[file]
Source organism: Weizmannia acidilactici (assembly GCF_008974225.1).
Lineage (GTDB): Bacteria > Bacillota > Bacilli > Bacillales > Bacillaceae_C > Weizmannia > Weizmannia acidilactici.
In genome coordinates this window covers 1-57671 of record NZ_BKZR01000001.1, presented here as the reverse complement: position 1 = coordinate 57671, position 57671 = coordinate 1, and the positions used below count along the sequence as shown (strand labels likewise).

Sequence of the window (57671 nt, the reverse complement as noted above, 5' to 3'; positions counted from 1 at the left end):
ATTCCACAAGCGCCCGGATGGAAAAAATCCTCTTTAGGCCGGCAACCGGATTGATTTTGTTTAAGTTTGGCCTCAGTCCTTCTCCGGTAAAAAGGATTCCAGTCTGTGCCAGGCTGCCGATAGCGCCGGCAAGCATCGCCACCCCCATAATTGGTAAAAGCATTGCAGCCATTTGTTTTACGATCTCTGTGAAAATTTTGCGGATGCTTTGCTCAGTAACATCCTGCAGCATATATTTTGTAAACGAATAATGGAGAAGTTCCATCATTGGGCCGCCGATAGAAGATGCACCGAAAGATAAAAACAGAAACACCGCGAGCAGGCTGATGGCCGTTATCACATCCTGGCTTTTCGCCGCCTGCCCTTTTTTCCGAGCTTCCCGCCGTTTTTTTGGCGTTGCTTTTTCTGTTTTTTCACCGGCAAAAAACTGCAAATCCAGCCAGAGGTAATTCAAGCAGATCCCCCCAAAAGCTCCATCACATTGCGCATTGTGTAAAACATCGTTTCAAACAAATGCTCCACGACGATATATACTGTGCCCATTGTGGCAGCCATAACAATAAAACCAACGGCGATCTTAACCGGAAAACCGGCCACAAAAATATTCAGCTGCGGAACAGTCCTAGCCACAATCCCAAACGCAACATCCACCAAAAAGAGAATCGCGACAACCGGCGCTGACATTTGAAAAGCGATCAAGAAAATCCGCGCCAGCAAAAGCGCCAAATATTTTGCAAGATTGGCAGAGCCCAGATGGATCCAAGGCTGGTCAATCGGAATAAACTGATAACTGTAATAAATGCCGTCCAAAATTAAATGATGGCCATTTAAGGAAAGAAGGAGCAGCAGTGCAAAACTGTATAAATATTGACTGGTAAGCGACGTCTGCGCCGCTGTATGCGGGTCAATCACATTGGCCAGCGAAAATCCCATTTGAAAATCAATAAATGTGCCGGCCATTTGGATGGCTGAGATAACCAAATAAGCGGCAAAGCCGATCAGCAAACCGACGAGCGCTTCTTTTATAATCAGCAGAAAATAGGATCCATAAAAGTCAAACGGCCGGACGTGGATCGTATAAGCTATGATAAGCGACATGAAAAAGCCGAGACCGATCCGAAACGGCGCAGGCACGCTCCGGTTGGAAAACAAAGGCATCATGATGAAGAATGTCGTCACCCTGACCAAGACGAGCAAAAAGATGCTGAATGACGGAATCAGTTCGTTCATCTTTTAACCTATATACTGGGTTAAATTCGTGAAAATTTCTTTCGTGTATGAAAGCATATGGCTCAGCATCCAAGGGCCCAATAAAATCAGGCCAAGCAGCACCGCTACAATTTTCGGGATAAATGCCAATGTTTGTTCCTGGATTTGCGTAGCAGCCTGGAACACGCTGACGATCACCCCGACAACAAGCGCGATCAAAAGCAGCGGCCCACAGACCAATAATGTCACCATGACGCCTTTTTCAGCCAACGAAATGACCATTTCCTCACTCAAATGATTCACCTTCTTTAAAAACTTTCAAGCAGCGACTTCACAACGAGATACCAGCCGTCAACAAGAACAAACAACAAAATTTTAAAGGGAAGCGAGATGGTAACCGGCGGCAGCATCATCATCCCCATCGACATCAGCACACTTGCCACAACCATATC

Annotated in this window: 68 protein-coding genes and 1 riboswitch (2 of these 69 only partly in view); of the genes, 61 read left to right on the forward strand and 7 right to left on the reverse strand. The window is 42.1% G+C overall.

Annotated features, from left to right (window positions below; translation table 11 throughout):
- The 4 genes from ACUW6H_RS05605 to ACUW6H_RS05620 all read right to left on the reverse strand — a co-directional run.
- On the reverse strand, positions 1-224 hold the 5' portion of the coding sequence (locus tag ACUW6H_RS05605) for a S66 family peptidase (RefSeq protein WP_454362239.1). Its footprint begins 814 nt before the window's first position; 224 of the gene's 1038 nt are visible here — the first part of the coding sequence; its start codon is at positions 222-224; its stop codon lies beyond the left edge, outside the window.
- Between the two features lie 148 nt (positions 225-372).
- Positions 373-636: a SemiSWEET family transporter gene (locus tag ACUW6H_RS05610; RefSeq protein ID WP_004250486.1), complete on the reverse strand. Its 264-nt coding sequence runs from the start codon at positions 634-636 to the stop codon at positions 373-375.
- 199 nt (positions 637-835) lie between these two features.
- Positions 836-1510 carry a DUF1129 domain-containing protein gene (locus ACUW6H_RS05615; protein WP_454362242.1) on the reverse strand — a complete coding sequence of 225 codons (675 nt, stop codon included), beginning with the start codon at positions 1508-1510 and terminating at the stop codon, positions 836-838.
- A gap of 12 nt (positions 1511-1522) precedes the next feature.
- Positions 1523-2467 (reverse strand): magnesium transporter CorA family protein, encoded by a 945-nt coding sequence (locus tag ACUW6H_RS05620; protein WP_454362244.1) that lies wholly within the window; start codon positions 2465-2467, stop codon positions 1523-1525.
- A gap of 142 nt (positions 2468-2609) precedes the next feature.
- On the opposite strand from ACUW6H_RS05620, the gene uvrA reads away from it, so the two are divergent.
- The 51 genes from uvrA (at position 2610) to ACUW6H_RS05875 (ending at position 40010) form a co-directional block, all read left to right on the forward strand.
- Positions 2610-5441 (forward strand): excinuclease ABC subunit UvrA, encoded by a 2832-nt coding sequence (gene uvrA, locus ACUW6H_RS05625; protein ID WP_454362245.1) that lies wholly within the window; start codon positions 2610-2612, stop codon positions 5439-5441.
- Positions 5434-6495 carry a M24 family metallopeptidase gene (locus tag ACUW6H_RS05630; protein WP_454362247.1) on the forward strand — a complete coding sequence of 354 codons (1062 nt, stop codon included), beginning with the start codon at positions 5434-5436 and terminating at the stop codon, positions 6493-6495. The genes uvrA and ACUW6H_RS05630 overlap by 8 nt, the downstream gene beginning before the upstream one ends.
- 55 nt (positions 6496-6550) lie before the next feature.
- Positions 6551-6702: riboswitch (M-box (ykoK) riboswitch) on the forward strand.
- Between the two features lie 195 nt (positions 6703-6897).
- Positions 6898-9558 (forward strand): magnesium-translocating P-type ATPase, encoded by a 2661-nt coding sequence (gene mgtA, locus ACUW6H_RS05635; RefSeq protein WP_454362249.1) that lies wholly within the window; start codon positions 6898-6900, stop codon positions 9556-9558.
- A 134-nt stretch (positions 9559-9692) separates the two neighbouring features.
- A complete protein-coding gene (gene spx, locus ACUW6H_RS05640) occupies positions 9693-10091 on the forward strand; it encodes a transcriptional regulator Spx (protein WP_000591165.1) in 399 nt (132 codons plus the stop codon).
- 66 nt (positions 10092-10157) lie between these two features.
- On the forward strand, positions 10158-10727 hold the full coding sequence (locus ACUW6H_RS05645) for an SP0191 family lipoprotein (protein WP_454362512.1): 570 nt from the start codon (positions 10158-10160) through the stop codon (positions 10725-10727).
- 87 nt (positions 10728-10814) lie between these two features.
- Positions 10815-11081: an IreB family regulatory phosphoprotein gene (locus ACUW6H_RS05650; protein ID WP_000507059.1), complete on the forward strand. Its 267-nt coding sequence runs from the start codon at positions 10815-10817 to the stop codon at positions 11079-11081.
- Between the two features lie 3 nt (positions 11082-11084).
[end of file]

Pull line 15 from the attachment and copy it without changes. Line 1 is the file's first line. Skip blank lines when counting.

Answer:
- Positions 1523-2467 (reverse strand): magnesium transporter CorA family protein, encoded by a 945-nt coding sequence (locus tag ACUW6H_RS05620; protein WP_454362244.1) that lies wholly within the window; start codon positions 2465-2467, stop codon positions 1523-1525.